Ms. Schiferl: Yes, I think so. The evolution of student-athlete development is here, and you are now looking at career development, personal growth, community outreach and leadership all of the other aspects of developing a student-athlete. There are a lot of people that think they can work with student athletes or desire to work with student athletes. There seems to be this romantic notion about working with the student-athlete.  But there is a need for people that are interested in the profession to be able to understand what we are trying to do and how we are trying to do it.  So I think there does need to be some training and awareness from a professional.

Dr. Mark: Why are life skills/student-athlete development professionals usually at the bottom of the pay scale in the athletic department?

Ms. Schiferl: You know, I don’t have a good answer for that. Mark, you know obviously in many cases coaches are being paid lots and lots of money.  As well as other people in athletics that are paid at a higher rate than the folks working in the business of developing student-athletes personally.

Honestly, it’s a little bit like teachers in the education field. The value is not the same, but I am not sure why that is. People say it is hard to quantify what we accomplish.  Do you say, we’ve done x amount of hours of community service or we’ve done six presentations on personal development?  Entirely different from a coach, you can say well they won this many games they lost that many games. It’s a little bit harder to say this is what we are doing and this is how we are doing it. Which makes it difficult to put a value on duties and demonstrate the real worth, that would potentially get us paid a little bit more money.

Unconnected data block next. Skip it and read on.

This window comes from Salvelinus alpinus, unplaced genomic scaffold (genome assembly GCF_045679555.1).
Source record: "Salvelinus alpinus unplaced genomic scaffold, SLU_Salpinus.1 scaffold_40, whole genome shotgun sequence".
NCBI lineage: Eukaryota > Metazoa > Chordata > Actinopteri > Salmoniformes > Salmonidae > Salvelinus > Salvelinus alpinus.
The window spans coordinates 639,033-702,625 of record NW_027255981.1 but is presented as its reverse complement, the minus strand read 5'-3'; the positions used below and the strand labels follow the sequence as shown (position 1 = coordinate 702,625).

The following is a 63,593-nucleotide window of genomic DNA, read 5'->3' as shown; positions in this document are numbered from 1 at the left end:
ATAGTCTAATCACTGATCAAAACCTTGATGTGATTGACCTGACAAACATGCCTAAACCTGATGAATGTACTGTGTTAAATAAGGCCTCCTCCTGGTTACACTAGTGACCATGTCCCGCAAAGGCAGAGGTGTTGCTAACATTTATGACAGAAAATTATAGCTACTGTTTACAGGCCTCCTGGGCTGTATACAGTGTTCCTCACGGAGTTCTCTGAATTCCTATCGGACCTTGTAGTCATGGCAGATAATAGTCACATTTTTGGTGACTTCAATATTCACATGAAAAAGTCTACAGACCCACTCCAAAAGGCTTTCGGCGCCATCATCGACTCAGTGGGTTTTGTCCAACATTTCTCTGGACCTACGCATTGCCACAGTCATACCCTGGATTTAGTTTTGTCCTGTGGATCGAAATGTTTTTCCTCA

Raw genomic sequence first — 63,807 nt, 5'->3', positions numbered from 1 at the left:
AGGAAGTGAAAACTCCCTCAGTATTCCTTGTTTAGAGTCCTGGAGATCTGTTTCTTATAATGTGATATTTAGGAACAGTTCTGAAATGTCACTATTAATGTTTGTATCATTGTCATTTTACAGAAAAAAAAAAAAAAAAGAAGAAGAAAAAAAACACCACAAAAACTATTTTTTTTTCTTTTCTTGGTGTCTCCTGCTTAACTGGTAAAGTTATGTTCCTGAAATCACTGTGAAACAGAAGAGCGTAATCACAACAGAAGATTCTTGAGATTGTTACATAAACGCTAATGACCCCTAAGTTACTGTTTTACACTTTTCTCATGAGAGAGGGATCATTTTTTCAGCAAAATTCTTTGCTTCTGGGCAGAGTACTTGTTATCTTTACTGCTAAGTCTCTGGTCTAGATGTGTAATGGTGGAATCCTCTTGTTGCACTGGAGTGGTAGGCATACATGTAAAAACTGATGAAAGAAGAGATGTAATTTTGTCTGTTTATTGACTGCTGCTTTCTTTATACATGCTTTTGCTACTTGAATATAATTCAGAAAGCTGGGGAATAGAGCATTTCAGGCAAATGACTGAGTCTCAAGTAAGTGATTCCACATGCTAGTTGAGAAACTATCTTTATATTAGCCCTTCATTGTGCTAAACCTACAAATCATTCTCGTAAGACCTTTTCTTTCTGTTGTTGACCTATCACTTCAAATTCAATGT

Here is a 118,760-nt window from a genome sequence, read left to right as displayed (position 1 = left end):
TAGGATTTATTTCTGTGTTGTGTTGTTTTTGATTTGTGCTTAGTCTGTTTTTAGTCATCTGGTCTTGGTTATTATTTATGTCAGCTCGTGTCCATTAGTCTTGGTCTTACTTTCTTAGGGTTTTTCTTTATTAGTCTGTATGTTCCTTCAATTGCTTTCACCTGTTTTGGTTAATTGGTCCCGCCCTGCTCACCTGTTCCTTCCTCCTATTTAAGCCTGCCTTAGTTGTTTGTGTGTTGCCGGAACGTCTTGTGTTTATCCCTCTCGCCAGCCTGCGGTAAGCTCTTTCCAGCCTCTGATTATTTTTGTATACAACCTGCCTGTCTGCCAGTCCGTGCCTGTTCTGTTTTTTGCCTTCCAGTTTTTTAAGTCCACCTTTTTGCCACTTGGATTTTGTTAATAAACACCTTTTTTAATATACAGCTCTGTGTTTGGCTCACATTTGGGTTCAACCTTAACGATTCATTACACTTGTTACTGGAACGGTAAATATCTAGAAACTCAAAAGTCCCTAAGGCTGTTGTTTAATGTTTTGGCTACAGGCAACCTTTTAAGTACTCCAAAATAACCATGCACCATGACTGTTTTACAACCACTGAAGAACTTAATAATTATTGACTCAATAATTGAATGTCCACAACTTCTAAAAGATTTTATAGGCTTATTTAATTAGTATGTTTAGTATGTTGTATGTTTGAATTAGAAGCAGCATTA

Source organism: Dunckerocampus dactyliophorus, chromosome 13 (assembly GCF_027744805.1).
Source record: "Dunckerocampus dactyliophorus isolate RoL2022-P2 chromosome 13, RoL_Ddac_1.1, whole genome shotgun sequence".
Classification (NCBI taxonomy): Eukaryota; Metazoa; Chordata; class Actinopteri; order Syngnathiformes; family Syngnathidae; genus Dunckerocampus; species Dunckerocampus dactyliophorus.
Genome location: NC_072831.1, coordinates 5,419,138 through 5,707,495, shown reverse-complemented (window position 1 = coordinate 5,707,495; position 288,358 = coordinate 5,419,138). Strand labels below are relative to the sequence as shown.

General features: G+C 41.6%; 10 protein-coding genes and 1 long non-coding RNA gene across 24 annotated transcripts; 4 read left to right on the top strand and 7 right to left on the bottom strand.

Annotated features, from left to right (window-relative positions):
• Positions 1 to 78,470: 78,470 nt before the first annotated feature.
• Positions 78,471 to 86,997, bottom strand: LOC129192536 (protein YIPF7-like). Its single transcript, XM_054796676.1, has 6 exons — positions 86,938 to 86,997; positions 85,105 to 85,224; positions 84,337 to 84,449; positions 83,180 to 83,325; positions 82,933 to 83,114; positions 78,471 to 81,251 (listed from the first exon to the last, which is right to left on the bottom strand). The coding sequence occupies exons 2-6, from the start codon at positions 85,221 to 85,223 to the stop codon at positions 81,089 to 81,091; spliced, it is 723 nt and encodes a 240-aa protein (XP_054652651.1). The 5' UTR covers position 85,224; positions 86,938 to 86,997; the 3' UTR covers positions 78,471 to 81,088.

Dr. Mark: Should student athletes have a personal development 4-year plan much like the 4-year academic plan?

Ms. Schiferl: Some institutions do better jobs than others, one of my goals at Eastern Michigan is to create a much more robust student development program.  I think our student athletes are doing a lot, but I don’t believe there is not a comprehensive, structured program right now.  It is my job to make sure that we pull together all of the things that they are already doing and make it into a structural program so that not only they’re getting from point A to point B but now they are going from point B to point C and then beyond.


Dr. Mark: Is athletic identity real?

Ms. Schiferl: It’s very real and even more so now.  Things have changed in youth sports.  When I was a youngster we might have played multiple sports, it isn’t the same now. Parents are spending a fortune traveling their kids across the country to be involved in one sport. They are investing all kinds of money into recruiting services to get kids a college scholarship.  Athletic identity starts younger now, much younger.    Athletic identity is implanted in the student-athlete, and they have to understand and know its a critical part of their identity. There’s more to an athlete than just being that athlete. And so the more that we can help them to understand that yes you’ve got some great skill that you’ve acquired as an athlete how do you make them transferable to other areas of life, but yes I think the athletic identity is real, definitely real.


Dr. Mark: How important is it for student-athletes to focus on the transitions they experience in sports?

Ms. Schiferl:  Oh it’s huge,  I think that’s just absolutely massive it’s imperative that we help them develop those skills so they can transition successfully. Student athletes get so caught up in their athletic identity and being an athlete that they sometimes become unaware of all the other things, the positive things that they are capable of doing. The more we can do to help them understand the skills that they have, and how these skills are transferable to the real world to make sure they know they can have a successful transition.

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Memoir of an Athlete, Brandon Ballard, Part Two

The Sophomore Year